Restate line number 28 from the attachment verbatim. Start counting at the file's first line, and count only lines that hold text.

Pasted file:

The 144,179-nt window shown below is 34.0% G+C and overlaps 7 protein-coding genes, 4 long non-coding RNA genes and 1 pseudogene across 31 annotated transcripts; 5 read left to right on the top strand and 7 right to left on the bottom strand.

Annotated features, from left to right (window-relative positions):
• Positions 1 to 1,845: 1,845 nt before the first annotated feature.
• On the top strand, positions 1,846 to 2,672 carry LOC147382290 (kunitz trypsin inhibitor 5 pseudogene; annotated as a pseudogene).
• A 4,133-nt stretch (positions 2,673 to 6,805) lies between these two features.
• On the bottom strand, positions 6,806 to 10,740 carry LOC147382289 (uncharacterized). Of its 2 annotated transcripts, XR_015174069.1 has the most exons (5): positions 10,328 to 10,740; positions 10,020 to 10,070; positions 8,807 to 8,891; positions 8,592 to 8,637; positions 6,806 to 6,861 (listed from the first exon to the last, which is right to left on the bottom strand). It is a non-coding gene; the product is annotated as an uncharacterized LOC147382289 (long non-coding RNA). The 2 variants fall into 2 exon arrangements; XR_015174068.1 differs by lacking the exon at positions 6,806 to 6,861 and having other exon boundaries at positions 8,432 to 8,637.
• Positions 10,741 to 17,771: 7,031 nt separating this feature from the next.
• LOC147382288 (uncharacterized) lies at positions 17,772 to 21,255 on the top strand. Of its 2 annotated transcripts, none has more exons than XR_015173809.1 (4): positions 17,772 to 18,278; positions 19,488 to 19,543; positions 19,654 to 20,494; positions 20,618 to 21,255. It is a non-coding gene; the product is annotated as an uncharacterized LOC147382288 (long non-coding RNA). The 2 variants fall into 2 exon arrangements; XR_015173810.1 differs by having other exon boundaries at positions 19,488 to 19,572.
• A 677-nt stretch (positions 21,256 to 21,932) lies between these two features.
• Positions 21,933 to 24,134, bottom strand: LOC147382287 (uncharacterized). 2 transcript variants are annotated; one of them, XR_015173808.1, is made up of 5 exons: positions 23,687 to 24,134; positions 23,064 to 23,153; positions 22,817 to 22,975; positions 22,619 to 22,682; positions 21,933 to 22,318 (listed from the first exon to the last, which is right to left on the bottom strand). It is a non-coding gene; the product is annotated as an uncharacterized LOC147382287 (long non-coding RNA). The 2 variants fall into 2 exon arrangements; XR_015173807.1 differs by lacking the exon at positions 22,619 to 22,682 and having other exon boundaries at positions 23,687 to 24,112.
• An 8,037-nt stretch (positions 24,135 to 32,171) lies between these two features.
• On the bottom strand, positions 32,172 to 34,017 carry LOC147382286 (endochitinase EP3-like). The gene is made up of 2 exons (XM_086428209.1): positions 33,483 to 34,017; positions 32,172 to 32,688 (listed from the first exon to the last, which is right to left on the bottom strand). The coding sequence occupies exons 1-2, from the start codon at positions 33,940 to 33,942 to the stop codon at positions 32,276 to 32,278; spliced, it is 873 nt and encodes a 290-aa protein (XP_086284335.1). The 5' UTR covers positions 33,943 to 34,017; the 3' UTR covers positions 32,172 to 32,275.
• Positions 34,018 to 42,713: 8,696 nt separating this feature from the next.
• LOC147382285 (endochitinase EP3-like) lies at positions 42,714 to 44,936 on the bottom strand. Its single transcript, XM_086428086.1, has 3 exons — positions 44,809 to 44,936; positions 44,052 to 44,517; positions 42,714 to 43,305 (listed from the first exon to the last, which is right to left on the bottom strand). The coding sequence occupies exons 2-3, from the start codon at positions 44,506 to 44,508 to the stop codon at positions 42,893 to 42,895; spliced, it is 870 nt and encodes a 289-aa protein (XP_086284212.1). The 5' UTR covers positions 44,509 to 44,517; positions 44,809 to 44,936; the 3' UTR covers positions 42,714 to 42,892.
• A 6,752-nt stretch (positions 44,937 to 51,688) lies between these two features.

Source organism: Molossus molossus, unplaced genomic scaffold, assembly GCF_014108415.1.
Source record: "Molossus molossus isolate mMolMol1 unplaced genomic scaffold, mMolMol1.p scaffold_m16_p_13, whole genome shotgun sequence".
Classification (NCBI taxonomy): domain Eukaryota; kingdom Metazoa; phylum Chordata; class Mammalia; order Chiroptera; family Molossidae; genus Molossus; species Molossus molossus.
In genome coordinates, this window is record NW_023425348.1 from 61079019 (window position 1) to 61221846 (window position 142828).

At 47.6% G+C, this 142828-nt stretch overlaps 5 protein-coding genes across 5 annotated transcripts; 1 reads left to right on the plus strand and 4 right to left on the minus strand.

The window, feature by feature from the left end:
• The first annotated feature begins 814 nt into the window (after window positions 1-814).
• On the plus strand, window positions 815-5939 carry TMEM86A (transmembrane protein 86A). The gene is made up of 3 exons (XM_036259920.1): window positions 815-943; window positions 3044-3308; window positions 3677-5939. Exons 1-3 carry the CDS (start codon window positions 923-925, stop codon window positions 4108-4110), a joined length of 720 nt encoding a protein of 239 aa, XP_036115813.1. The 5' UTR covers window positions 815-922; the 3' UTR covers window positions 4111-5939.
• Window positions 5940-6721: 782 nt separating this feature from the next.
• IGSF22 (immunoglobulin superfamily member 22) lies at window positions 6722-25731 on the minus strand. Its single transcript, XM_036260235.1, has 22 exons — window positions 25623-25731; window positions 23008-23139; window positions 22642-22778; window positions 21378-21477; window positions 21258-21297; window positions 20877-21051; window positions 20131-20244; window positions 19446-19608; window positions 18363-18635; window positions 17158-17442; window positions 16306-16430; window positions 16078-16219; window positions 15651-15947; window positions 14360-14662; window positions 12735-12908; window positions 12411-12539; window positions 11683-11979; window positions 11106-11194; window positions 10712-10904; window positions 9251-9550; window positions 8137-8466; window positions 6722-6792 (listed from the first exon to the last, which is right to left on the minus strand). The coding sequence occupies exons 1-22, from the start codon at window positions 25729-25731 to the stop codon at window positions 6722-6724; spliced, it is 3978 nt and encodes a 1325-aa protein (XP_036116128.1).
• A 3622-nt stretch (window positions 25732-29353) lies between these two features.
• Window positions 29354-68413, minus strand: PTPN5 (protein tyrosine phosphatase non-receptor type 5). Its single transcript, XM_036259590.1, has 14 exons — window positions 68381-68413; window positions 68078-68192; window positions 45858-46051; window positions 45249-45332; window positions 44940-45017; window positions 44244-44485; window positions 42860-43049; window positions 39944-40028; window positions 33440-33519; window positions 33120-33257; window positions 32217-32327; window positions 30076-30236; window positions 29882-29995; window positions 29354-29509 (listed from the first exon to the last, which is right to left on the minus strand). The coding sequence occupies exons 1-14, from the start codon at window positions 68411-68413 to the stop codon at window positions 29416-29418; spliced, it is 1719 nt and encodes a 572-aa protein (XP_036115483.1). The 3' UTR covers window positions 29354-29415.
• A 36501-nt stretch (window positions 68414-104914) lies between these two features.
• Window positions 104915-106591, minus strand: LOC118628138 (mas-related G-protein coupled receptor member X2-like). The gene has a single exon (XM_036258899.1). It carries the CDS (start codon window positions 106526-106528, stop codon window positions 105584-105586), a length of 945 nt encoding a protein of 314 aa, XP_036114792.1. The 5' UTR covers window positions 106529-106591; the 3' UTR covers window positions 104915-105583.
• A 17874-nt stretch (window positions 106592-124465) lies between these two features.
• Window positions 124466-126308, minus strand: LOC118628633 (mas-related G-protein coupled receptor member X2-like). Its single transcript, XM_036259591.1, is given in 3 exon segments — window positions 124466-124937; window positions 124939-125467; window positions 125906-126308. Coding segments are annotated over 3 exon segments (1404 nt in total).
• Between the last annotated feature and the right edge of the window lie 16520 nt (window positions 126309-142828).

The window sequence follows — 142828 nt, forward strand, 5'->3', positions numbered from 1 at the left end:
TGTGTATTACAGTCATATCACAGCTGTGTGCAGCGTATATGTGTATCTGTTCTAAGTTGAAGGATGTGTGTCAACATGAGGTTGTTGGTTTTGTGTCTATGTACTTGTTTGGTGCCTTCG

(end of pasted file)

• A 36501-nt stretch (window positions 68414-104914) lies between these two features.